Today’s Game Review is a guest post from Charlie Ecenbarger. Enjoy!
While trying to get Double Up to the table in the Board Gaming Room at this year’s Origins, Matt and I had the opportunity to meet Chris Zinsli, one half of the married design team Cardboard Edison. After chatting it up for a bit we learned that we were all designers, started talking about our games, and we quickly became acquainted. I learned that Chris and his wife, Suzanne, live a mere 45 minutes away from my home in Pennsylvania, so we talked about hanging out post-origins. It was a couple weeks later that I ended up at the Cardboard Edison residence for a day of gaming which is where I first experienced Tessen.
It was towards the end of a long day of gaming when I asked if I could check out Tessen. Chris and Suzanne were happy to oblige and proceeded to explain the rules to me and a buddy.
From the Tessen Kickstarter campaign –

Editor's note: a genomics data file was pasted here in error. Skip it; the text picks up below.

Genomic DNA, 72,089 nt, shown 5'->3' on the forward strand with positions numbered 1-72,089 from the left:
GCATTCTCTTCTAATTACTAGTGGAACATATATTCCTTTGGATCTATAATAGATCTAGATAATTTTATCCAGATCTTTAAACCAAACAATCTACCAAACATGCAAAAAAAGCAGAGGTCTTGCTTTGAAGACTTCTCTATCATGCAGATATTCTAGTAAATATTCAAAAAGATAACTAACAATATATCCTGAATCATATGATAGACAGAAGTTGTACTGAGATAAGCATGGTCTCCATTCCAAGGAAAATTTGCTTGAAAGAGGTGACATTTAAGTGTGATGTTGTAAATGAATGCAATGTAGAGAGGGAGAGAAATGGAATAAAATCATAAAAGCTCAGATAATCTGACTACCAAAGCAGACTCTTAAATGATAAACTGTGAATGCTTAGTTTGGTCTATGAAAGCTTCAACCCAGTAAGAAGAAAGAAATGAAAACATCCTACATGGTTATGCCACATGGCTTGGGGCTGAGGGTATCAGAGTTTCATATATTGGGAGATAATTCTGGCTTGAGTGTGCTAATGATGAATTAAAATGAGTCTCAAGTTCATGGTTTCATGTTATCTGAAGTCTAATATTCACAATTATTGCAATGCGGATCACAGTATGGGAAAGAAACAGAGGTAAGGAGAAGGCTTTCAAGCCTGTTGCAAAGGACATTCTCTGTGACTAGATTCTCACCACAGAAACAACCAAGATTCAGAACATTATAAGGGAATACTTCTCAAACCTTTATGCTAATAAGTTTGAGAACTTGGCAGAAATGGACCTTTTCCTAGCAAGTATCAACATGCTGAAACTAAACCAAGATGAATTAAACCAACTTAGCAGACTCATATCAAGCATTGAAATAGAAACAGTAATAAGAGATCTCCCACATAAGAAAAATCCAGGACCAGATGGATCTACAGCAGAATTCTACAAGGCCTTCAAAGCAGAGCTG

Tessen is a card game featuring simultaneous real time play. Two players take animal cards from their decks and play them to 5 spaces in front of them. Players may save sets of 3 or more, but beware! The opponent may use a warrior card to “attack” a space forcing the player to give up the attacked animal cards. The attacking player may then take the cards for his own. Also, warriors may be used to “defend” and nullify an opponent’s warrior. Whomever has the most saved animal cards at the end of a round wins!
It seems simple, especially with the brevity that the rules and concept can be explained, but once you get into the action of the game – it makes your brain work and work fast.
The design is quite fluid and doesn’t feel clunky at all. Since the game is fast-paced, it is encouraged for the players to announce when they are attacking and defending with the samurai cards. Players are thinking very fast when playing Tessen, so this subtle suggestion helps keep the players aware of what’s going on around them.
Tessen is played in three rounds and the person with the highest amount of points at the end is the winner. A round can last anywhere from around two minutes to five minutes depending on how fast the players are playing cards, a complete game is around 15 minutes. Perfect for a filler game, if you and a friend have been knocked out of a player elimination game, or if you just like fast paced games. In any category, Tessen can hold its own.